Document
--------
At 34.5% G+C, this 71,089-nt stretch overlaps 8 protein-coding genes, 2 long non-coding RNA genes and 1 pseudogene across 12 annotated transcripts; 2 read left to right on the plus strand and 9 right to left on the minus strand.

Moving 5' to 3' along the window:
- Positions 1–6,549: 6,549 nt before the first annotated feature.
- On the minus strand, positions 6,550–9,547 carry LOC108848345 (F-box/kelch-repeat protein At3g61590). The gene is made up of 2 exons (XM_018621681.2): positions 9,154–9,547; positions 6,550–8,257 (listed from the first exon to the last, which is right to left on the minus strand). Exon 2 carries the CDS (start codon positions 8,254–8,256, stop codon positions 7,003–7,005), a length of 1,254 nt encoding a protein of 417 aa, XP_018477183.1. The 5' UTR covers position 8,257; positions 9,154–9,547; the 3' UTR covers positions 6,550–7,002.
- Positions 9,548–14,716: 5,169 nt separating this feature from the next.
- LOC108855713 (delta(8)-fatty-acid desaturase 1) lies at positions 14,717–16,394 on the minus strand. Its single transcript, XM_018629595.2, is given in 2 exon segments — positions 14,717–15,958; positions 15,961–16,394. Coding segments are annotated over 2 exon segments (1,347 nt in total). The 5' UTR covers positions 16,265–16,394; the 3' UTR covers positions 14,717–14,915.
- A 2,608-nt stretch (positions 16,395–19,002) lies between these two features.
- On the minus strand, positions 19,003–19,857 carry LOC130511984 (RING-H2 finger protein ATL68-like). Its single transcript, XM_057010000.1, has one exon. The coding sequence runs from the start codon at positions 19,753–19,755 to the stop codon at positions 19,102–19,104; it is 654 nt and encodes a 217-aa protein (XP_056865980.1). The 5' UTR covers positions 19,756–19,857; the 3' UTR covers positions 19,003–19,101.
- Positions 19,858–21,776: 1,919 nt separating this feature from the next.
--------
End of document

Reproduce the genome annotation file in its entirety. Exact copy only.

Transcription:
At 34.5% G+C, this 71,089-nt stretch overlaps 8 protein-coding genes, 2 long non-coding RNA genes and 1 pseudogene across 12 annotated transcripts; 2 read left to right on the plus strand and 9 right to left on the minus strand.

Moving 5' to 3' along the window:
- Positions 1–6,549: 6,549 nt before the first annotated feature.
- On the minus strand, positions 6,550–9,547 carry LOC108848345 (F-box/kelch-repeat protein At3g61590). The gene is made up of 2 exons (XM_018621681.2): positions 9,154–9,547; positions 6,550–8,257 (listed from the first exon to the last, which is right to left on the minus strand). Exon 2 carries the CDS (start codon positions 8,254–8,256, stop codon positions 7,003–7,005), a length of 1,254 nt encoding a protein of 417 aa, XP_018477183.1. The 5' UTR covers position 8,257; positions 9,154–9,547; the 3' UTR covers positions 6,550–7,002.
- Positions 9,548–14,716: 5,169 nt separating this feature from the next.
- LOC108855713 (delta(8)-fatty-acid desaturase 1) lies at positions 14,717–16,394 on the minus strand. Its single transcript, XM_018629595.2, is given in 2 exon segments — positions 14,717–15,958; positions 15,961–16,394. Coding segments are annotated over 2 exon segments (1,347 nt in total). The 5' UTR covers positions 16,265–16,394; the 3' UTR covers positions 14,717–14,915.
- A 2,608-nt stretch (positions 16,395–19,002) lies between these two features.
- On the minus strand, positions 19,003–19,857 carry LOC130511984 (RING-H2 finger protein ATL68-like). Its single transcript, XM_057010000.1, has one exon. The coding sequence runs from the start codon at positions 19,753–19,755 to the stop codon at positions 19,102–19,104; it is 654 nt and encodes a 217-aa protein (XP_056865980.1). The 5' UTR covers positions 19,756–19,857; the 3' UTR covers positions 19,003–19,101.
- Positions 19,858–21,776: 1,919 nt separating this feature from the next.